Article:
• Cat 0: Lace
• Cat 1: Superfine or Fingering
• Cat 2: Fine or Sport
• Cat 3: Light or DK (double knitting)
• Cat 4: Medium, Worsted or Heavy Worsted
• Cat 5: Bulky
• Cat 6: Super Bulky
(Various sized hooks and yarns from my stash)
As nice and neat as those categories are, there is still quite a bit of difference between yarns that fall into them. Especially in the Category 4, worsted weight, in my experience. So the gauge definition of stitches per square inch is the information to rely on if you are trying to select the right yarn, but the categories help you get in the right ball park.
Now that you've picked the right yarn, there is one more thing you can do to be absolutely sure you're matching the gauge, and that is to create a gauge swatch.
GAUGE SWATCHES: Ugh. To be honest, I rarely make a gauge swatch! I am so impatient! I usually just check the gauge on the yarn to be sure it matches the pattern and then dive in and check my gauge a bit into the project. I've been pretty lucky. But, to be certain your invested time will yield the right sized result you should make a gauge swatch first and adjust the size hook you use on the project to a larger size if you created too many stitches within the 4 inches, or a smaller hook if you created too few. A pattern will often tell you how to create a swatch. It will tell you the number of stitches and rows and which stitch to crochet. In the example above I crocheted 20 stitches and 22 rows in single crochet to be sure I had a big enough swatch to measure 4"x4".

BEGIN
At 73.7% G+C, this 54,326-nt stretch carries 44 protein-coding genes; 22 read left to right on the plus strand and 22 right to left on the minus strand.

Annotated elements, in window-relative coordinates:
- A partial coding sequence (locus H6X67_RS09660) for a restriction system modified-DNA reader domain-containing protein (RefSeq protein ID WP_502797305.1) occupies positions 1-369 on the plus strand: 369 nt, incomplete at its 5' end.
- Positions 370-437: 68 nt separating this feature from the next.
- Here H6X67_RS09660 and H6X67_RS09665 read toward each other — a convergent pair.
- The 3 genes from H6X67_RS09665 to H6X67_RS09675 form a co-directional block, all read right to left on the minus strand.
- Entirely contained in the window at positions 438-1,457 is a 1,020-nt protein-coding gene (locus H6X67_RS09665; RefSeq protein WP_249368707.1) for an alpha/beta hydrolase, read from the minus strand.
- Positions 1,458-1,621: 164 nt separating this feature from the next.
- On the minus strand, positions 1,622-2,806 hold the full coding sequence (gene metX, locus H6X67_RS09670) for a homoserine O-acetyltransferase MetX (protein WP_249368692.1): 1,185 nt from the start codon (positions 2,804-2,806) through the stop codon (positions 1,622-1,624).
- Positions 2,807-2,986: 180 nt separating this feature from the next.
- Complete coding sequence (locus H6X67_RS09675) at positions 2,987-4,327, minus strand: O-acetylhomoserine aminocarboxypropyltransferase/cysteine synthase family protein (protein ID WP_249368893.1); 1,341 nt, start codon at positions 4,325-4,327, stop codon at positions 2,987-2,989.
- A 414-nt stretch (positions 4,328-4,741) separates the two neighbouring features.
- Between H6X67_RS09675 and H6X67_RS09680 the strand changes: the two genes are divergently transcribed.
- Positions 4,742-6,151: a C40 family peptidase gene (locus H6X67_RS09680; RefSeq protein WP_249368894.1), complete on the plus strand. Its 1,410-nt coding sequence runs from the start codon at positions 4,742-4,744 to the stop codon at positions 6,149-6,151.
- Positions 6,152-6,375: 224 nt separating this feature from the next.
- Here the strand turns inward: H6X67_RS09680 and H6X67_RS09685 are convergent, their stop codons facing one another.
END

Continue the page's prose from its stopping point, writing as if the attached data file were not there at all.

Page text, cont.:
The gauge swatch on the left was done with an "I" hook and the one on the right with a "J" hook. Without even counting you can see that there is a difference in the resulting size swatch.
The next step would then be to count the stitches and rows within a four inch square and see how they compare to what is called for in the pattern. There are special tools you can buy to help you isolate a 4"x4" area for counting but you can also use a measuring tape or some kind of ruler. This transparent one above is pretty handy.
You may get the gauge right with your first swatch, but if your stitches are too dense you can try another swatch with a larger hook, or with a smaller hook if your stitches are too loose. If the correct gauge is somewhere between two hook size you can also will yourself to loosen up or increase the tension on your yarn to adjust.
If you master gauge you can be certain sweaters and hats will always fit, and you can even change the size of the project you’re making. For instance, I used the same baby layette pattern to make a newborn sized sweater and one to fit my three-year old daughter simply by substituting a larger hook and yarn.
Phew! That was a lot. But it's essential to understand gauge before you get too carried away. And once you know the rules it's easier to bend them!
How-to tutorials, patterns, giveaways, reviews and interviews to make certain you are smitten.
Click on the "HOH in Crochet" label or button to view all the content in this series.
Here's a quick list of all the "How to Crochet" posts:
How to Crochet 1: The Slip Knot
How to Crochet 2: Holding the Yarn
How to Crochet 3: The Chain Stitch
How to Crochet 4: The Single Crochet
How to Crochet 5: Seaming Your Work
How to Crochet 6: The Double Crochet
How to Crochet 7: Weaving in the Ends
How to Crochet 8: The Half Double Crochet
How to Crochet 9: The Triple Crochet
How to Crochet 10: Working in the Round
How to Crochet 11: Understanding Gauge